How to occupy the mind of a monster
WRITING fiction takes you into some strange experiences. For me the weirdest was the inner world of Albion Gidley Singer, late 19th- century gentleman and incestuous father, the central character in my novel Dark Places. He’s a monster: arrogant, bullying and violent in word and deed. He’s also a stunted, frightened speck of being inhabiting a shell too big for him. The dark places of the title are, of course, the secret corners of his psyche.
How I lived in the head of such a man for four or five years is one question, but the other mystery is, why? Unfinished business is the nearest I can come to an answer. My first novel, Lilian’s Story, was about a woman in the early 20th century who triumphs — in a way — over rape by her father. Her story was a joy to write, full of reckless life and a boldness I vicariously enjoyed. But it dawned on me slowly and with horror that I’d only told half the story. The real mystery in child sexual abuse is not the one who suffers it but the one who inflicts it.
The mystery of evil? Evil is too easy an idea. Evil is always something done by other people. But the Albions of this world tell themselves a story that makes it perfectly all right to do what they do. It would never occur to Albion that he was a monster.
To write the book, that self- justifying story was the one I had to find and inhabit. In Albion’s case, that story was about women: how inferior to men they are, how they’re seductive but also disgusting, and how they have an insatiable appetite for sex. They may say no but they always mean yes.
Being in the psyche of such a misogynist was repulsive and scary. But it was also strangely easy. I frightened myself, finding that his voice — full of hatred and fear of women — came so easily.
What was a woman doing ventriloquising such a man?
Well, the fact of the matter ( as Albion would say), is that women live in a culture still riddled with misogyny. From sensational rape- andmurder stories to sleazy ads, it’s everywhere. It’s hardly surprising that women are, as it were, bilingual: misogyny isn’t our own language, but we understand it pretty well. We can speak it and we might even have internalised it to some extent. Men don’t have a monopoly on misogyny.
That insight gave me permission to harness my second language, my inner misogynist, and use it to write Albion from the inside. Writing in his voice gave me the opportunity to try to understand Albion rather than simply judge him.
As the main character of a novel, that made him something much more interesting than a monster: he was a comprehensible person, far out on the edge of human but still on the map.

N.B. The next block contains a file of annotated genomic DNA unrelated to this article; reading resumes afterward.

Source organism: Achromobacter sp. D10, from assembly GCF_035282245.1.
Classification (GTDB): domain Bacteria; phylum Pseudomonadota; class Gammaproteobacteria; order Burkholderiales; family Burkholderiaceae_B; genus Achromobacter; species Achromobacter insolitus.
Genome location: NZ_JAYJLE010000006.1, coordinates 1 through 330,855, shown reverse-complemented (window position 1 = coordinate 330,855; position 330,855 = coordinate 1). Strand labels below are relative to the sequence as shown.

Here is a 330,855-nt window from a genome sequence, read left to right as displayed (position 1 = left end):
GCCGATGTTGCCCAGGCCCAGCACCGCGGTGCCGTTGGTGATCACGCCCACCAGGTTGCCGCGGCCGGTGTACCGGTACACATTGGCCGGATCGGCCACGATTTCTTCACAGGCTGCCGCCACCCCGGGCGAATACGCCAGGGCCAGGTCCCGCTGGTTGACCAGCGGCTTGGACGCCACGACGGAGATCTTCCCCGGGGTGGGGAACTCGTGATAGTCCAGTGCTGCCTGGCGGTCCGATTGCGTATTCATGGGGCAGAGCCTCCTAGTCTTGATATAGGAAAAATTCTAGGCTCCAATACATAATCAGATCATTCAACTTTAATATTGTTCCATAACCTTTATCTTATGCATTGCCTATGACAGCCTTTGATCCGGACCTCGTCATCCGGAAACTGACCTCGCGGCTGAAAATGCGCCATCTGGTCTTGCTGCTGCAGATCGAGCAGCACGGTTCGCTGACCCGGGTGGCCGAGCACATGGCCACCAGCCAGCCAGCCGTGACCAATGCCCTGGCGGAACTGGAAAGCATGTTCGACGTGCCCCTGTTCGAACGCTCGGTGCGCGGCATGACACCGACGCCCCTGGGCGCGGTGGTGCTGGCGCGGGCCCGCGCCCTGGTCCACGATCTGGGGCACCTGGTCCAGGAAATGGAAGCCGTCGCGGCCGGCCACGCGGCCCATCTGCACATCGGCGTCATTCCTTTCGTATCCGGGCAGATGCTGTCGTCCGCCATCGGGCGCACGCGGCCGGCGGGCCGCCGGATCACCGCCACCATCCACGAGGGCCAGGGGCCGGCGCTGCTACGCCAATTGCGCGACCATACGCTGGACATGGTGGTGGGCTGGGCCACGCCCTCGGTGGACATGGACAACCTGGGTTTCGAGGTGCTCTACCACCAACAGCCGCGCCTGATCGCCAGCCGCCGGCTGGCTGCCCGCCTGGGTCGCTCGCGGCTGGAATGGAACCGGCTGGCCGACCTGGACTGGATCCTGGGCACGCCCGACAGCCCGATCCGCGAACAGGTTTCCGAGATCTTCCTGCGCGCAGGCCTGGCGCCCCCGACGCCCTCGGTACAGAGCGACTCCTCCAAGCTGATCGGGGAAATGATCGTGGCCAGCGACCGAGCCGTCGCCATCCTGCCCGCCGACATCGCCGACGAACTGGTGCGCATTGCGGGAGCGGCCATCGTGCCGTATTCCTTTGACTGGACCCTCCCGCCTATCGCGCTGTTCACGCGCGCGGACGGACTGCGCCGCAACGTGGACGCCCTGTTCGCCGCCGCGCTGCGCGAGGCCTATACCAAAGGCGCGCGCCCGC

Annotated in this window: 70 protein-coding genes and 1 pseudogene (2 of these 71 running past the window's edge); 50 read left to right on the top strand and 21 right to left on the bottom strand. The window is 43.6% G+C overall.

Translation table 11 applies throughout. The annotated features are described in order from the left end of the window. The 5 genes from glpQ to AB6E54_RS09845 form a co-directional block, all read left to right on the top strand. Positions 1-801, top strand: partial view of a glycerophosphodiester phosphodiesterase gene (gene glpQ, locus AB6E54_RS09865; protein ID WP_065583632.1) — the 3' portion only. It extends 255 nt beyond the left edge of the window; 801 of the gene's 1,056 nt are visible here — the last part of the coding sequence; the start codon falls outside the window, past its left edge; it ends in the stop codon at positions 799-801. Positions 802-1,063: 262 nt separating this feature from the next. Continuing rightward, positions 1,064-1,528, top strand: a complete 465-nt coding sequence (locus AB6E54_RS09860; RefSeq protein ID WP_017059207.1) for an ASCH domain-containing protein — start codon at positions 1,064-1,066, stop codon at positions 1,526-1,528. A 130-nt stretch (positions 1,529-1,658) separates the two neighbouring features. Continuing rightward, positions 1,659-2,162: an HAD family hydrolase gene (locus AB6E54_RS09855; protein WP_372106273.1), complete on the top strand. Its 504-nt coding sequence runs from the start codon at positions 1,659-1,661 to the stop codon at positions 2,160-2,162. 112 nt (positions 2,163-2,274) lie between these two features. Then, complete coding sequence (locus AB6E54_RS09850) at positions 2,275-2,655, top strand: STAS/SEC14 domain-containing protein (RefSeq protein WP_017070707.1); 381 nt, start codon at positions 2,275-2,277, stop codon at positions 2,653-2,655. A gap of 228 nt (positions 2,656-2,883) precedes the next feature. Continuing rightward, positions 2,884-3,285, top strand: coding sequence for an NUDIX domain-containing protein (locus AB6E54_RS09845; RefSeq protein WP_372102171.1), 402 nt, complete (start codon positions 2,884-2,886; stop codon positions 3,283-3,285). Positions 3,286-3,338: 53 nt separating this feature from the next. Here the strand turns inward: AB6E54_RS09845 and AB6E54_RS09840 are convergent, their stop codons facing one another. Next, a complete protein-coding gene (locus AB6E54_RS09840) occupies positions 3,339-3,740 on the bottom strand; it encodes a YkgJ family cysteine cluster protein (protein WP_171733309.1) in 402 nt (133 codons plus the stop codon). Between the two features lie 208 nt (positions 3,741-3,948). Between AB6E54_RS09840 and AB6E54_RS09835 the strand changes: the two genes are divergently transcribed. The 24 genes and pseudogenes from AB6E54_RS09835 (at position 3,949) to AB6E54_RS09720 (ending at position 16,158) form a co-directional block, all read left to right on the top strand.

I also hoped that writing him from within would broaden the scope of the book. In the world beyond fiction, child sexual abuse is horrifyingly common. The path Albion follows to take him there is only one: abuse is born out of many kinds of damage to the psyche. But anything that helps us understand the perpetrators is more useful than the blankness of incomprehension.
Where does misogyny come from? Are the Albions of the world weirdos from Planet Creepy? Or are sexual monsters made, not born?
Lilian’s Story was partly about what happens when a clever, ambitious, dynamic young woman hits the wall of the female stereotype. Where does all that assertiveness and dynamism go, if the pressure is on to be no more than pretty in pink?
Watching young children police the gender boundaries in our children’s kindergarten, I saw that males were the victims of gender stereotypes as much as females. The little boy who wanted to play with dolls and do the ironing in the Home Corner was mocked and sneered at ( by girls as well as boys) until he stopped.
What was going to happen to that forbidden urge of his to play ‘‘ like a girl’’? He would split himself off from it, was my guess, and disown it, the same way a girl might split off the unacceptably assertive parts of herself.
But Freud showed us that those disowned parts of the self don’t go away, they just go toxic. A boy forbidden the female parts of himself might experience an underground stream of something like envy of those allowed to express them. It’s a small step from envy to hatred.
So, what happens when such a man has a daughter? An echo of himself, but female, his own split- off aspect in bodily form: hated for being the forbidden other, but loved as well, for being longlost parts of himself. In the dream- logic of the
psyche, to physically and literally join himself to her may seem like paradise regained, making him whole again.
The breakthrough came when I saw that the book was a ghastly kind of black comedy. Albion is grotesque, and the best part of the joke is that he never realises how ludicrous he is. A person slipping on a banana skin is only funny if he doesn’t see what’s coming. The rich ironies allowed by a novel can allow writer and reader to unite in watching Albion head solemnly, step by stately step, towards that banana skin.
It means, too, that a subject that might seem too confronting can be approached obliquely, in a way that makes it possible to think about.
It took me 10 years to write Dark Places . I gave up on it several times as just too hard. But the need to try to understand always drove me back to it, and I’m glad it did. Albion Gidley Singer is something more complex than evil: he is, to some extent at least, a product of his world, and in many ways his world is our world, too.
Dark Places by Kate Grenville ($ 29.95) was reissued by Text Publishing last month.